This year’s 2022 ‘we’re talking health’ research talks will once again showcase health researchers from Canterbury and their work. Our theme this year is ‘your health, the health of your whānau’, with a range of interesting talks for you and your family. It’s an excellent line-up of speakers and topics, and we hope you can join us (in-person or online).
Date: Wednesday 26 October
Time: 5.30pm-7.30pm (doors open at 5pm for refreshments)
Venue: Manawa Foyer, 276 St Antigua Street, Christchurch OR online
The rapid rise of rapid delivery: unhealthy products from your phone to your door
Dr Rose Crossin
Lecturer, Department of Population Health, University of Otago, Christchurch
It has never been easier to get food and alcohol delivered quickly to your door, but how much do we know about the public health impacts of these services? And are our regulatory environments ready for this shift in how unhealthy commodities are accessed, delivered, and marketed? Dr Rose Crossin will share recent research into on-demand delivery services operating here in NZ.
Why can’t I be bothered? How translational neuroscience can help us understand loss of motivation in brain disorders
Dr Campbell Le Heron
Senior Lecturer Department of Medicine, University of Otago Christchurch, Consultant Neurologist, Department of Neurology, Te Whatu Ora Waitaha, New Zealand Brain Research Institute, Christchurch
Apathy frequently occurs in many disorders that affect the brain, often with marked impact on quality of life for affected people and their whānau. Dr Campbell Le Heron’s talk illustrates how disruption to the brain mechanisms that weigh up the rewards and costs of our actions leads to impaired motivation, paving the way for targeted treatment strategies.
Your time matters: reducing the time spent in the Emergency Department
Dr Laura Hamill
Research Fellow, Emergency Department, Te Whatu Ora Waitaha
The Emergency Department (ED) is a hectic place, and nobody wants to spend more hours there than necessary. Dr Laura Hamill will talk about how ED clinician researchers are continuously looking at ways to make sure the right patients get the right tests at the right time, and don’t spend unnecessary time in the ED. They are keeping on the forefront of evidence-based care so that all of Canterbury can be proud of their ED.
Should exercise be included as part of the cancer treatment process?
Postgraduate student, School of Health Sciences University of Canterbury
We know that exercise has many benefits but is it safe and tolerable during the cancer treatment process? Jessica Allan will share research looking at the benefits of exercise, and how it can assist with reducing the negative side-effects caused from cancer treatments, improving mental health and quality of life. The goal is to make exercise rehabilitation accessible to all people with cancer.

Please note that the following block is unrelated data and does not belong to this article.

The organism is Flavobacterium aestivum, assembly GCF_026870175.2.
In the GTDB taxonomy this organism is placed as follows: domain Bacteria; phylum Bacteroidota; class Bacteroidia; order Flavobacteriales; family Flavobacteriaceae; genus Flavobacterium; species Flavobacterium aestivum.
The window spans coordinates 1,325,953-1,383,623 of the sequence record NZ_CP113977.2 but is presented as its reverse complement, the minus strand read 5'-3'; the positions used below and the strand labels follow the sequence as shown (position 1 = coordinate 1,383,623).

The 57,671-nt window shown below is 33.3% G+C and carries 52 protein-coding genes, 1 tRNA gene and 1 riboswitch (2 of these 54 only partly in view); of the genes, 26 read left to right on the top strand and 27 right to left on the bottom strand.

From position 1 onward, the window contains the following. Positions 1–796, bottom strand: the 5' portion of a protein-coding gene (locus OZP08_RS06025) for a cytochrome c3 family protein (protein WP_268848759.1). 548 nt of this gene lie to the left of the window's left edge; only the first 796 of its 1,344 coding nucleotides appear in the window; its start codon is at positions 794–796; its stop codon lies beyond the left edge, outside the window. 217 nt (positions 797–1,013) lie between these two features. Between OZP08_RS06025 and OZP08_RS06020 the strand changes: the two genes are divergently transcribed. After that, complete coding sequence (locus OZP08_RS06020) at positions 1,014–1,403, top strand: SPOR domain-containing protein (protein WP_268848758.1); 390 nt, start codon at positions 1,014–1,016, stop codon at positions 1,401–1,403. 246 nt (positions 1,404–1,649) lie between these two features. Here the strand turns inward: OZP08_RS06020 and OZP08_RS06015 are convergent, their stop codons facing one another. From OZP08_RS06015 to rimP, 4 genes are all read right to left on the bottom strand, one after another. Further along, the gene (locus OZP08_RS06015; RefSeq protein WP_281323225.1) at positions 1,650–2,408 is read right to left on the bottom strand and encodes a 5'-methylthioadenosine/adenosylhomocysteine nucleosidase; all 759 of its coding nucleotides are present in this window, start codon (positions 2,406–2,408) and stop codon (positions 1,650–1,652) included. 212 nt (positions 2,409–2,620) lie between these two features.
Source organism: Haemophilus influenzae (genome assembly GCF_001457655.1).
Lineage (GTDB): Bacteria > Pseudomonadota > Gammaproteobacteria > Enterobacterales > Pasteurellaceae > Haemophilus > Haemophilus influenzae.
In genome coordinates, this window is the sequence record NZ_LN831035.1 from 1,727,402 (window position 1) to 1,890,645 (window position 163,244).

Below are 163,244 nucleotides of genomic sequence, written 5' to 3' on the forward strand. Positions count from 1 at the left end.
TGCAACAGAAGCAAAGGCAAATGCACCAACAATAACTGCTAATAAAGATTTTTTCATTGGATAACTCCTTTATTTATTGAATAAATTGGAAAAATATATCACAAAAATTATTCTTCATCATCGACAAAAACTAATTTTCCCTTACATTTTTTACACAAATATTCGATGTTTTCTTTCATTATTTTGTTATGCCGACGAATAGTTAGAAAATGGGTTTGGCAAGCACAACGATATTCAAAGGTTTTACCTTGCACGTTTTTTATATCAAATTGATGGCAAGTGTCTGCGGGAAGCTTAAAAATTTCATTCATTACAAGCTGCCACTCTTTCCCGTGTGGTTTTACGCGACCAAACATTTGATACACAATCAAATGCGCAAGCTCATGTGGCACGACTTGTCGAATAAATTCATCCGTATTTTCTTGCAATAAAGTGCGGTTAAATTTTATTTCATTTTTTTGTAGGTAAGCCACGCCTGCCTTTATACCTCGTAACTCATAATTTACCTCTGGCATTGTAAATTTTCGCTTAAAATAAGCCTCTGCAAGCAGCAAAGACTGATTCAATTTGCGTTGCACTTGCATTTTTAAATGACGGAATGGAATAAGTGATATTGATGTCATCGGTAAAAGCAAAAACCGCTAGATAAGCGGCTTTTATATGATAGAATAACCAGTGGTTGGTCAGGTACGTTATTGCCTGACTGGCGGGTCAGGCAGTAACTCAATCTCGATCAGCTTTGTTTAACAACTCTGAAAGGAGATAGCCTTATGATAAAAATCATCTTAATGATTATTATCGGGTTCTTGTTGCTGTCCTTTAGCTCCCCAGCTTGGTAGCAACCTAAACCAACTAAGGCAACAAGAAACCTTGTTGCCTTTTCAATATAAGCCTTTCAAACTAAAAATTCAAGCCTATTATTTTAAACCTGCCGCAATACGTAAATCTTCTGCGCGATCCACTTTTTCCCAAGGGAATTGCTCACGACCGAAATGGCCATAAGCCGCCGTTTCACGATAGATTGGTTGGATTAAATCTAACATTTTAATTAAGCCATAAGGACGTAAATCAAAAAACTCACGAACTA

Diabetes technology is improving lives, but access is key
Dr Martin de Bock
Senior Lecturer, Department of Paediatrics, University of Otago, Christchurch, Paediatric Endocrinologist, Te Whatu Ora Waitaha
Automating insulin delivery for people with type 1 diabetes means a brighter future for themselves and their communities, but currently our most vulnerable are not accessing this life changing and lifesaving technology. Dr Martin de Bock will present the compelling story of how revolutionary this technology is, the barriers to equity, and the work being done to address this.
Heart health begins in the womb: the importance of healthy beginnings
Dr Sarah Harris
Senior Lecturer, Department of Paediatrics, University of Otago, Christchurch, Paediatrician, Te Whatu Ora Waitaha
The first thousand days of a child’s life, from conception to age two, are a unique opportunity to shape lifelong health for not only the child but also their mother. Dr Sarah Harris’s research explores the importance of a healthy start in life through the lens of cardiovascular disease and what pregnancy can reveal about a woman’s risk of heart disease and stroke.
Social support as a source of resilience
Professor Joe Boden
Professor, Department of Psychological Medicine, University of Otago, Christchurch
Life course research shows us that exposure to adversity in early life has long reaching consequences for our health and wellbeing. The effects of being exposed to early adversity however, can be overcome. Professor Joe Boden will share research from the Christchurch Health and Development Study that shows social support – having friends – can mitigate the effects of early adversity over the life course.
Can we prevent dementia?
Professor John Dalrymple-Alford
Professor, School of Psychology, Speech and Hearing, University of Canterbury, New Zealand Brain Research Institute, Christchurch
Professor John Dalrymple-Alford will talk about a collaborative research project on dementia prevention. This aims to identify risk markers and understand the experiences of individuals and their whānau. They seek to identify the factors that predict progression to dementia and the underlying mechanisms, in order to develop a range of interventions to delay the onset or slow progression of early dementia.
Digestive comfort matters
Dr Simone Bayer
Research Fellow, Department of Medicine University of Otago, Christchurch
Our digestive system is something many of us take for granted. Dr Simone Bayer’s talk will cover health aspects of one of the largest (per square meter that is) and most populated parts of our body – the digestive tract. Her talk will specifically cover why digestive matters matter to you, but also to the hauroa of your whānau.